Because of the vast array of symptoms that may appear in the sequela of TOS development, it may be some time before these patient presents with conspicuous TOS symptoms and get properly diagnosed. TOS may reveal itself with any of the above-mentioned symptoms. It is well known that these symptoms are not unique, (79, 99) and it is hard to diagnose and treat the condition. (78, 100-104) This is one of the main reasons why [occult] TOS may be misdiagnosed as carpal tunnel syndrome, ulnar neuralgia, idiopathic chest pain, etc., in its beginning and intermediate stages. Neurographies (MR Neurography imaging (MRN), electromyography (EMG), electroneurography (NCV), somatosensory evoked potentials (SEP) are insufficiently sensitive for detection of TOS, and may only be positive in very advanced stage. (72, 105-112) Rousseff et al. (111) states that EMG / NCV is useless for identification of TOS, as 18 out of 20 patients with very obvious TOS symptoms had normal electrodiagnostic results.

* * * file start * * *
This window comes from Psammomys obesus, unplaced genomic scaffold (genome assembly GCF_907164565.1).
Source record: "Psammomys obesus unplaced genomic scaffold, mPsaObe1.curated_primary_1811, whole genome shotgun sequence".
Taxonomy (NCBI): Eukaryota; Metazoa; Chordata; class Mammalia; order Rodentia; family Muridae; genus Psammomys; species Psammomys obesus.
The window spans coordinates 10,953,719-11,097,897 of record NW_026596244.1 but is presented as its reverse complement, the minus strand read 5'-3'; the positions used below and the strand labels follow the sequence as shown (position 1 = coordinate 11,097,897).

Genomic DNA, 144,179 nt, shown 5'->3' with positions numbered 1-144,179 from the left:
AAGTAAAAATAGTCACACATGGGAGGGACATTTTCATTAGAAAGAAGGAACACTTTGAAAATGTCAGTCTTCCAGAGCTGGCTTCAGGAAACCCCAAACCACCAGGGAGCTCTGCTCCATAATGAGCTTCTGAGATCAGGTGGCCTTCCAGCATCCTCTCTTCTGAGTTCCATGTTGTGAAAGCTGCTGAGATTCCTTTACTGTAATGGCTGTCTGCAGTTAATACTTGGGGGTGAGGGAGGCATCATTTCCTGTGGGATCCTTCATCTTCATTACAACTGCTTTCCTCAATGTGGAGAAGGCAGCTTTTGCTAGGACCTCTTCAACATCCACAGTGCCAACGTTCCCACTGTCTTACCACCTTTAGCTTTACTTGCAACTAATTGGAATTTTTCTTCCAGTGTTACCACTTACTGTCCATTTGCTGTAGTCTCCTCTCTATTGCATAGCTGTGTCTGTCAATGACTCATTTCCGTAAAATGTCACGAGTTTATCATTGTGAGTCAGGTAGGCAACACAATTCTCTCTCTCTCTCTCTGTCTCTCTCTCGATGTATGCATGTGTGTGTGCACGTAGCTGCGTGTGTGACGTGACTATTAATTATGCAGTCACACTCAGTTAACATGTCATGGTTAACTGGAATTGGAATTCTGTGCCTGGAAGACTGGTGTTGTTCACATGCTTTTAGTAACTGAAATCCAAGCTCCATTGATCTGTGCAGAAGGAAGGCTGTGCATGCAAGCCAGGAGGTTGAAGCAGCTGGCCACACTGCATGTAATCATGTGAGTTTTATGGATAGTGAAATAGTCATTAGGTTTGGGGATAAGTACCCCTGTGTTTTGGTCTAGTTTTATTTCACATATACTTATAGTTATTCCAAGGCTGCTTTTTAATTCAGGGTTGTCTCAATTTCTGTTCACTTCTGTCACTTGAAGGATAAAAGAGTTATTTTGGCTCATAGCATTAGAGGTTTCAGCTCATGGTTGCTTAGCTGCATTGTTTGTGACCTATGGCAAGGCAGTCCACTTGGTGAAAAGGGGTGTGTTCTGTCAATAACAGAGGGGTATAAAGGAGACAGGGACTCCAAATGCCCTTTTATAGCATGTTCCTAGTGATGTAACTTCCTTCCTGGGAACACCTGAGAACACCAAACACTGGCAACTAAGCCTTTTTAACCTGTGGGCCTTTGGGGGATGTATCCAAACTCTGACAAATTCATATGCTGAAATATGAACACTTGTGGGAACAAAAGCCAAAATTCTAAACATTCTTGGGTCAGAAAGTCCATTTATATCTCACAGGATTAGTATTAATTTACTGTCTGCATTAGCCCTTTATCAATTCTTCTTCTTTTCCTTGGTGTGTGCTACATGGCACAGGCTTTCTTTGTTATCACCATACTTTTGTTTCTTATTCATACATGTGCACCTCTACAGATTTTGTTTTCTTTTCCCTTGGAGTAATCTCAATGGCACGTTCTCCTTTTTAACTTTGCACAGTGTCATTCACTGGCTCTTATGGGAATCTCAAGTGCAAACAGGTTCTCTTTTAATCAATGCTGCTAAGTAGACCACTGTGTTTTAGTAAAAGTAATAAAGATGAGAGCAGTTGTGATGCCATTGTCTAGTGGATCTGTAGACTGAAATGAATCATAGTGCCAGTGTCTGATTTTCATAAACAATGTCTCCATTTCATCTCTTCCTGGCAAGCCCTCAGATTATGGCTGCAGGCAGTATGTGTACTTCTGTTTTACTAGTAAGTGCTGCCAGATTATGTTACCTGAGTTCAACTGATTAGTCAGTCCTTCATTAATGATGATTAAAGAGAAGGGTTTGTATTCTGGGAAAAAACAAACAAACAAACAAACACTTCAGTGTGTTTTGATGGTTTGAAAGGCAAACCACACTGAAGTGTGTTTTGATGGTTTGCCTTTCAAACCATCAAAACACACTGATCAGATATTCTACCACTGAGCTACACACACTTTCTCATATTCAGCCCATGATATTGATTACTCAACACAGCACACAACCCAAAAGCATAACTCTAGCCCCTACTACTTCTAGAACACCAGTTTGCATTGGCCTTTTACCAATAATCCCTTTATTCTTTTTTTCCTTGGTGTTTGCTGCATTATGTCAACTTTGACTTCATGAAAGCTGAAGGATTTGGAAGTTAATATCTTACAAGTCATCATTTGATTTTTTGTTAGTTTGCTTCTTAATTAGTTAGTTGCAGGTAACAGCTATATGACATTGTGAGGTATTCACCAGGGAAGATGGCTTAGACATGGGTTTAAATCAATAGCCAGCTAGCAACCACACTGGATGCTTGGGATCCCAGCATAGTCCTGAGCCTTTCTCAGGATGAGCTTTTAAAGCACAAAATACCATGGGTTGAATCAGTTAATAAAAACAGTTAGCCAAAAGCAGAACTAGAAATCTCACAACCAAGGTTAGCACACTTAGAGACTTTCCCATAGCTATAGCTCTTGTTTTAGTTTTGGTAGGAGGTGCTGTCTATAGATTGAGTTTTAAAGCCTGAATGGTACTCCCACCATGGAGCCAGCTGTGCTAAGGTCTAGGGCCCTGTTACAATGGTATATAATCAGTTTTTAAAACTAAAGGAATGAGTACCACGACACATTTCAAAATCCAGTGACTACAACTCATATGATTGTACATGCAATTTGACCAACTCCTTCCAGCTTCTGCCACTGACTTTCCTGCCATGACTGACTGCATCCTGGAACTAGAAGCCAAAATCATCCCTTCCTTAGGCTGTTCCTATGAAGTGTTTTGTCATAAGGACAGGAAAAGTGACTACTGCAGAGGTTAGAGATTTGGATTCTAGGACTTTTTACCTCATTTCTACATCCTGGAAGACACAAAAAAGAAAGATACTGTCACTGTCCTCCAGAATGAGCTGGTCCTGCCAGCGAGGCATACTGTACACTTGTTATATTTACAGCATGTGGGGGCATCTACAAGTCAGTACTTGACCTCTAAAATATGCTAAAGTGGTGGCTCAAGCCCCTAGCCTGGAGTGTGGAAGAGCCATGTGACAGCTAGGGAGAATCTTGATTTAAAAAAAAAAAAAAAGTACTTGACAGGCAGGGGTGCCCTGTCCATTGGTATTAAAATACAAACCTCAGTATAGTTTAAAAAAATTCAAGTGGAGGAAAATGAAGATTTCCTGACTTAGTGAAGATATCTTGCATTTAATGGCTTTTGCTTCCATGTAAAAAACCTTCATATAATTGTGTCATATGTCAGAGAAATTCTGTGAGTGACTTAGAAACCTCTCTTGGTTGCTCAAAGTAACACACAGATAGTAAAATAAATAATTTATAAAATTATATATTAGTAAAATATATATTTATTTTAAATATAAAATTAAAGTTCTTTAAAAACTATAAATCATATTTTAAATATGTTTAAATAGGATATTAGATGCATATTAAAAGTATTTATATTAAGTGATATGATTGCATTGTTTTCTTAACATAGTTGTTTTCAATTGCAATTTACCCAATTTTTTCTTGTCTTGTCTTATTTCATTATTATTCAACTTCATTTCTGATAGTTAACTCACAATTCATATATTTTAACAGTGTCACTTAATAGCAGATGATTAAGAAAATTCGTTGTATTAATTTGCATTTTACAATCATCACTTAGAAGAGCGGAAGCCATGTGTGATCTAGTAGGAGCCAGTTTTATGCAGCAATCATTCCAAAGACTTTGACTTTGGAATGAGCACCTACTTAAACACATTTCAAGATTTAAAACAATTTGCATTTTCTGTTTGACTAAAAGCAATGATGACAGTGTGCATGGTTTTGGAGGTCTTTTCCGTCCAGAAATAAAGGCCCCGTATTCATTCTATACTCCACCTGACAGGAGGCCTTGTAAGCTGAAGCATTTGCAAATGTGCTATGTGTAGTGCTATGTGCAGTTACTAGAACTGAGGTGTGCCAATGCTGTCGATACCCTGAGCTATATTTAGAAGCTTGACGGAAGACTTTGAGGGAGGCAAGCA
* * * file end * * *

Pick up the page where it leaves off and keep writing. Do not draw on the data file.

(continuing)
A systematic review conducted by Kwee et al. (112) concludes that MRN is not sensitive nor specific enough for detection of brachial plexus neuropathies nor other peripheral neuropathies. This further complicates the likelihood of these patients (i.e. a victim of the "chronic Halstead's maneuver") to be properly diagnosed and treated.

It is a misfortune for patients to be iatrogenically set into the "back and down" scapular posture, as they may not be diagnosed until many years later due to the diffuse presentation of TOS.

CLINICAL PRACTICE & APPROPRIATE CORRECTIVES